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High Healthcare Turnover? Train New Leadership Quickly

Healthcare Turnover

 

How can you get new hires working effectively and as soon as possible? Learn four ways you can train new leadership quickly amidst high healthcare turnover.

Healthcare turnover has long been a struggle for Human Resource professionals. Those in HR are often challenged to bring on and train new leadership quickly. With the Baby Boomer generation continuing to retire from the workforce and the stresses COVID-19 is putting on the healthcare industry, the situation won’t be improving anytime soon.

In fact, the 2021 NSI National Health Care Retention & RN Staffing Report found that last year, hospital turnover increased by 1.7% and currently stands at 19.5%.” This means that since 2016, “the average hospital has turned over 90.8% of its workforce.”

So, what can you do to train new leadership quickly? How can you get new hires working effectively and as soon as possible? Continue reading to learn four ways you can train new leadership quickly amidst high healthcare turnover.

4 Ways to Train New Leadership Quickly Amidst High Healthcare Turnover

1. Start the Onboarding Process Before New Leadership Begins

To make the most of your time, you need to start the onboarding process before your new hire begins their employment. Team meet-and-greets, tours, expectation surveys, and meetings to review topics such as organizational culture, new hire questions, and employee schedules before day one go a long way to acclimate leaders to their new workplace quickly.

By starting the onboarding process early, you’ll also improve engagement and retention. When someone feels welcomed into a team and excited about an organization’s mission, they will more likely be an active and loyal leader who wants to help the team succeed.

2. Focus on Teamwork & Communication Training

It takes a collaborative team effort among healthcare professionals to provide the best patient care possible. Patient demands can be stressful and frustrating for healthcare providers. Combine these challenges with staff conflicts, personality clashes, and ineffective communication and it becomes even harder to deliver excellence.

Therefore, it’s important to focus on teamwork and communication when training new leadership. You want them to be equipped with the skills to communicate effectively with their team immediately.

Applying the True Colors methodology to a healthcare environment improves teamwork, cooperation, employee relationships, and effective communication with both patients and fellow healthcare employees. This leads to increased satisfaction in the workplace and more compassionate, quality patient care.

Plus, relying on the expertise of True Colors, rather than creating a training program yourself, will make the process more speedy, cost-effective, and transformative. With more than 6,000 certified facilitators around the world, we can match you with a facilitator who understands the work of your organization, provides in-depth assessments and expert leadership consulting, and customizes an approach grounded in True Colors methodology that best fits your culture and mission.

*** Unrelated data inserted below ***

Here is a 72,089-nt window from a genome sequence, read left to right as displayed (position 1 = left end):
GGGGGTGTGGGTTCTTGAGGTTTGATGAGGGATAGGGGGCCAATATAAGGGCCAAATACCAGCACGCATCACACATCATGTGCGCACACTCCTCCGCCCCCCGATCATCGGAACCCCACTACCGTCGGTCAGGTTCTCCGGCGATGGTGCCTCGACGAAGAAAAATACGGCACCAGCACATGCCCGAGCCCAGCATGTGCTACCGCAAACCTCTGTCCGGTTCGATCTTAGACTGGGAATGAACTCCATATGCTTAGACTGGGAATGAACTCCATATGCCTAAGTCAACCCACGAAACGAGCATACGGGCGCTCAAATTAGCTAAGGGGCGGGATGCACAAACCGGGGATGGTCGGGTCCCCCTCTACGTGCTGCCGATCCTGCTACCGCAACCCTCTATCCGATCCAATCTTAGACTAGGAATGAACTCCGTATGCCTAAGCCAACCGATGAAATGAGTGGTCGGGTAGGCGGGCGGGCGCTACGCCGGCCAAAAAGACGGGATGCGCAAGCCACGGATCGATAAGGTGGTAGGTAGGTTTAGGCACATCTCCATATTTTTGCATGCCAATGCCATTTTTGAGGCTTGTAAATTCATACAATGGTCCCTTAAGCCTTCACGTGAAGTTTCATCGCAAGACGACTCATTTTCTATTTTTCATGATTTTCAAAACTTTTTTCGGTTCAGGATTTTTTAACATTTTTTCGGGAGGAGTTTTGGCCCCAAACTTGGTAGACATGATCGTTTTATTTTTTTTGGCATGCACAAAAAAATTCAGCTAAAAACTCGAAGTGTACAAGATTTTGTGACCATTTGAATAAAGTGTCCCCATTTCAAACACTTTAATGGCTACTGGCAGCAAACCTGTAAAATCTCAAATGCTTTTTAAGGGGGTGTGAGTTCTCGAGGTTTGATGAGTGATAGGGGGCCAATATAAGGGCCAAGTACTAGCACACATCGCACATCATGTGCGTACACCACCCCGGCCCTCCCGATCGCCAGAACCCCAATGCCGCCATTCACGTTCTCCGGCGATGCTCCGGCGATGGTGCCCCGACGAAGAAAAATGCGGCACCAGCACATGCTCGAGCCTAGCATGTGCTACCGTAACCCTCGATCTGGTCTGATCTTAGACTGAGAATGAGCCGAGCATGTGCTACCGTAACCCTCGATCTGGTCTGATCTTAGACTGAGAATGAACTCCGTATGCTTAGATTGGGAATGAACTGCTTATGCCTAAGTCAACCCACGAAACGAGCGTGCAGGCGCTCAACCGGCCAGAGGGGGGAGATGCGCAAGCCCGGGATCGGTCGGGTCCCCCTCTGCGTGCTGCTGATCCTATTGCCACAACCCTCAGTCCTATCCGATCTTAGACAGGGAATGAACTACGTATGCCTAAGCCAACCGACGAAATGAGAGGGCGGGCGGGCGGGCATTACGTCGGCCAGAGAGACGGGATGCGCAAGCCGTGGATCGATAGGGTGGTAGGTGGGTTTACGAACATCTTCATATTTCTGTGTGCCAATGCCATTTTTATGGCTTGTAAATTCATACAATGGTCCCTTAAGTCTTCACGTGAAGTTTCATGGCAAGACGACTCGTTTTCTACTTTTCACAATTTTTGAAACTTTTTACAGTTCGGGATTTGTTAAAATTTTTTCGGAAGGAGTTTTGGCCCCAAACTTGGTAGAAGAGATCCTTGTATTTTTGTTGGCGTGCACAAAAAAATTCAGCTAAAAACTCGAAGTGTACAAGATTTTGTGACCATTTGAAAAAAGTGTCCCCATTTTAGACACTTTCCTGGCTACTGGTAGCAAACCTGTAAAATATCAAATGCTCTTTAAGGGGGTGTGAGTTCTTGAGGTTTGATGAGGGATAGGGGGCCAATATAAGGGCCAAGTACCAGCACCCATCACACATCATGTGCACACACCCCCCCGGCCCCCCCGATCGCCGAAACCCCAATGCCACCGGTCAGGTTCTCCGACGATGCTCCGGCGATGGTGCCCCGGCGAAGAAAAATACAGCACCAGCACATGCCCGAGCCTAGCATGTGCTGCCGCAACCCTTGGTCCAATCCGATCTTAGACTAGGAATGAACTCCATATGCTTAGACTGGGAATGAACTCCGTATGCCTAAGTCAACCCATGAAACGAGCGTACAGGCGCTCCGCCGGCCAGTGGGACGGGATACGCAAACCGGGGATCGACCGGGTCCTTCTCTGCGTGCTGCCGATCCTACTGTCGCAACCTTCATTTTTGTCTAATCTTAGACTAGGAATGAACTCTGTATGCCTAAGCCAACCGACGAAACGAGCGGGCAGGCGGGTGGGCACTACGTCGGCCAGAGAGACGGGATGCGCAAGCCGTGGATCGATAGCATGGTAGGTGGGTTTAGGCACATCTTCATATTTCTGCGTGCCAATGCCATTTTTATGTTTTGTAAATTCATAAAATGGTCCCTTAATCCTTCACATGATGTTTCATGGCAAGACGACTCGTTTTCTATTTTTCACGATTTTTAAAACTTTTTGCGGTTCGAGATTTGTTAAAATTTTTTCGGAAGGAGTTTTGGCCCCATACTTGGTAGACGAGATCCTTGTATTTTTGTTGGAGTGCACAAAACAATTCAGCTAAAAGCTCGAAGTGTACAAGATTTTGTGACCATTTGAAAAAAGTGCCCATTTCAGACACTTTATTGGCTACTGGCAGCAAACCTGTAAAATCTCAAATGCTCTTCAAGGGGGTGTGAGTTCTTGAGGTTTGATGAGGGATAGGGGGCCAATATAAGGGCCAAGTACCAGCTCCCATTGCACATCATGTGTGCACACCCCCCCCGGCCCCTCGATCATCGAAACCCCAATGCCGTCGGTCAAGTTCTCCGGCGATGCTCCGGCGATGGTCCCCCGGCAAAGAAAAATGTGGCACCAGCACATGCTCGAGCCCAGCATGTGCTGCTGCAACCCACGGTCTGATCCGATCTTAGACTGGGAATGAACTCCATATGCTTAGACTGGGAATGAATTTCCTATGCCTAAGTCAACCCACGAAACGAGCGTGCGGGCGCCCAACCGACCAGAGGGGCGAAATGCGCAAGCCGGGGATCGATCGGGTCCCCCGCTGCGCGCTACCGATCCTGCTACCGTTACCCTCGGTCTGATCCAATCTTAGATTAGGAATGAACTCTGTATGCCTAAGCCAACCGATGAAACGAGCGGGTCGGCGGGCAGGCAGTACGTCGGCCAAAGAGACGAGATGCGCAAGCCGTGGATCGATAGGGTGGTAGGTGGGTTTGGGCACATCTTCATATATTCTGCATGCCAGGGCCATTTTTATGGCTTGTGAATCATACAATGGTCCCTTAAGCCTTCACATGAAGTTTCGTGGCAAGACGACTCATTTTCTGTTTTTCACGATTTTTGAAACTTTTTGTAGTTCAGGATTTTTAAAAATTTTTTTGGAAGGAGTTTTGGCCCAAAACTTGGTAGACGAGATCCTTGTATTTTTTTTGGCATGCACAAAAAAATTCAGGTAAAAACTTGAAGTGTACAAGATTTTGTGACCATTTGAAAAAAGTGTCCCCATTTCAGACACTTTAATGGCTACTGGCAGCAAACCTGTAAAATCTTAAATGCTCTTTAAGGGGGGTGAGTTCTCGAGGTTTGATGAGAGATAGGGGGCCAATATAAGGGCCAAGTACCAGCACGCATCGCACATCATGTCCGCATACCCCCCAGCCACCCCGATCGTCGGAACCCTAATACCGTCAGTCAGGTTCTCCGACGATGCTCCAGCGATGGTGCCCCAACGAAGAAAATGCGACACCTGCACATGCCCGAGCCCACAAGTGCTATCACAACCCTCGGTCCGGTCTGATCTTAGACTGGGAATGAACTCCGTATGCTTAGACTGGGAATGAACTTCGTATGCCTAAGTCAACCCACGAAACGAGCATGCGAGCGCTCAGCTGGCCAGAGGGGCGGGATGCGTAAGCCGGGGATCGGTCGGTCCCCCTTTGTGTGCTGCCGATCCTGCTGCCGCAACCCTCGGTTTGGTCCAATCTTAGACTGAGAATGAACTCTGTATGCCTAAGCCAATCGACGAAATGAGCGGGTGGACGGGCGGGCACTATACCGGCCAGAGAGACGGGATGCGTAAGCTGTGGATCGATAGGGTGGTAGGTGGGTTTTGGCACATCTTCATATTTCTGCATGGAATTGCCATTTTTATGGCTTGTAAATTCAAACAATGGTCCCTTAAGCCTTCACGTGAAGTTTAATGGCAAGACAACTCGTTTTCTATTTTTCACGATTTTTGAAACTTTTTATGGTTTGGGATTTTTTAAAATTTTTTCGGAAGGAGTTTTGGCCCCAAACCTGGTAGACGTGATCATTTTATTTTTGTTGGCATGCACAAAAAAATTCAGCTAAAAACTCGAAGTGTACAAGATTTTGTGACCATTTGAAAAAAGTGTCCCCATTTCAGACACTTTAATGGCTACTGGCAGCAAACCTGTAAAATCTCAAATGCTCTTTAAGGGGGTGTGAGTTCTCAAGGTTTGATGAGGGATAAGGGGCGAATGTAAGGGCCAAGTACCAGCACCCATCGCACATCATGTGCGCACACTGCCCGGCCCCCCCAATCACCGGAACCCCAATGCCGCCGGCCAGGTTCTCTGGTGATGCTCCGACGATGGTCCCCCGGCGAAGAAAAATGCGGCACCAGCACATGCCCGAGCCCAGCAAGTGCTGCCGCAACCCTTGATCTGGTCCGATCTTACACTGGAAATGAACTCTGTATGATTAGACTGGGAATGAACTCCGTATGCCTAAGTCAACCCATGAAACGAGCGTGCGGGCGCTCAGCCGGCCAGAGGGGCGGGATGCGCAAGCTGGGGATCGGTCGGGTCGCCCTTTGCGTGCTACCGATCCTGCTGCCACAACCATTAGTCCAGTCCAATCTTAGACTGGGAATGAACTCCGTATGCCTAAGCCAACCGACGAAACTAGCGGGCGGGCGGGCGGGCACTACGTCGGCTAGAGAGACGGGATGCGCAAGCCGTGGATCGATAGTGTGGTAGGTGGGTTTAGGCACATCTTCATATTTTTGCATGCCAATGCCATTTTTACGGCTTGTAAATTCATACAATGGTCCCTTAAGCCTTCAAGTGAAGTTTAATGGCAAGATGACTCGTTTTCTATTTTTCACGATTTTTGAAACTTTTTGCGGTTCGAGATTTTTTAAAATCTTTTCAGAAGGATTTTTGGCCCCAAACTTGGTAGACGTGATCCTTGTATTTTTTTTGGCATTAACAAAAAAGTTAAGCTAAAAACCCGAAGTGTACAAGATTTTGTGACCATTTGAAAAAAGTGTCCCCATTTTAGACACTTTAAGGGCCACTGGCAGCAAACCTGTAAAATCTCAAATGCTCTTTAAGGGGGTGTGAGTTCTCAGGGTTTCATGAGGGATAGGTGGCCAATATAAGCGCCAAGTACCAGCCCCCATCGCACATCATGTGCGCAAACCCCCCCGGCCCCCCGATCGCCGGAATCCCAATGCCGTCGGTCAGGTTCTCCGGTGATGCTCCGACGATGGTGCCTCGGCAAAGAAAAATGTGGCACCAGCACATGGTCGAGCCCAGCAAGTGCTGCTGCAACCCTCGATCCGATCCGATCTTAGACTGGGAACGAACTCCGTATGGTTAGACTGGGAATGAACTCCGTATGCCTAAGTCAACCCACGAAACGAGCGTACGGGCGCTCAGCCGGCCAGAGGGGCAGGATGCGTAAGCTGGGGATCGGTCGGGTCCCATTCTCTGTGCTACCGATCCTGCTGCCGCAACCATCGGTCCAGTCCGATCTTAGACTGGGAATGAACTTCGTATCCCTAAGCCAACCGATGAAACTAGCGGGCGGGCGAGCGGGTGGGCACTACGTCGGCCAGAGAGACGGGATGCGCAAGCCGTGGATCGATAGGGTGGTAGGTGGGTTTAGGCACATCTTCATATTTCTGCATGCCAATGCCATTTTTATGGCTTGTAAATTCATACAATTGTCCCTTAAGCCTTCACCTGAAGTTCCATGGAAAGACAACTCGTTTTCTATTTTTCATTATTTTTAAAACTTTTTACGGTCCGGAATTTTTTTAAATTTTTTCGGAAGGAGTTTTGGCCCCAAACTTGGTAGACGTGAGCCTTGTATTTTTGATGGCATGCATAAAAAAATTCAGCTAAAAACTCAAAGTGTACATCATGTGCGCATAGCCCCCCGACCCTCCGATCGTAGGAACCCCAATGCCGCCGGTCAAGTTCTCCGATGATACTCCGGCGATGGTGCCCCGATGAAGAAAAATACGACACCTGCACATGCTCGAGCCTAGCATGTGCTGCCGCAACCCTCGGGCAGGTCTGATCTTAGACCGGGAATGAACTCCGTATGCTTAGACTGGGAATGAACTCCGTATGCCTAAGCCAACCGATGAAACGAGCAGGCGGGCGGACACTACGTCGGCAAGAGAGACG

3. Make DEI Training a Priority

Not only do healthcare professionals work on diverse teams, but they also work with diverse patients. So, building a thriving diversity, equity, and inclusion (DEI) program is critical for any healthcare organization’s success — and it should take place as soon as possible for all new hires.

The True Colors Personal Success Workshop is a necessary, and timesaving, first step for DEI training. We teach why people behave and react the way that they do. True Colors can help your new leaders increase their self-awareness, improve their communication skills, and elevate their empathy for others — knowledge that can be utilized in both their personal and professional lives.

4. Utilize a Mentor Program

Developing a mentor program is a great way to train new leadership quickly; an effective mentor program “meets the unique needs of new hires, supports a healthy work environment, and helps retain staff.”

When as much of the training as possible happens on the job with a mentor by their side, new leadership can become a productive part of the team fast while still receiving formal training.

Mentor programs can also be included as part of a healthcare organization’s internal health and wellness initiatives. In such a stress-inducing industry as healthcare, emotional resilience is critical. Developing a bond with a mentor supports mental health.

5. Bonus Tip - Improve Your Retention Strategy

What’s the quickest way to train leadership? Providing training to current staff, rather than searching for and onboarding new.

If reducing healthcare employee stress — including those of you in HR — and improving patient care is your goal, then retention must be your priority strategy.

Yet, even though healthcare turnover rates “are notoriously high, only 21.6% of hospitals have retention strategies in place for retaining older workers. The current emphasis has been placed solely on new hires, as 58.6% of hospitals have implemented new hire retention strategies.”

New hire retention strategies are certainly important. But in your race to hire, don’t forget the importance of keeping on and developing your current staff. When there’s a consistent loss of organizational knowledge, patients and care providers both suffer.

High Healthcare Turnover Is Undoubtedly a Challenge

High healthcare turnover remains a major challenge for HR professionals in the industry — and looks to be so for the foreseeable future. With this insight, do what you can to train new leadership. By following the advice above, you can make a positive difference in staffing your team as quickly and effectively as possible.

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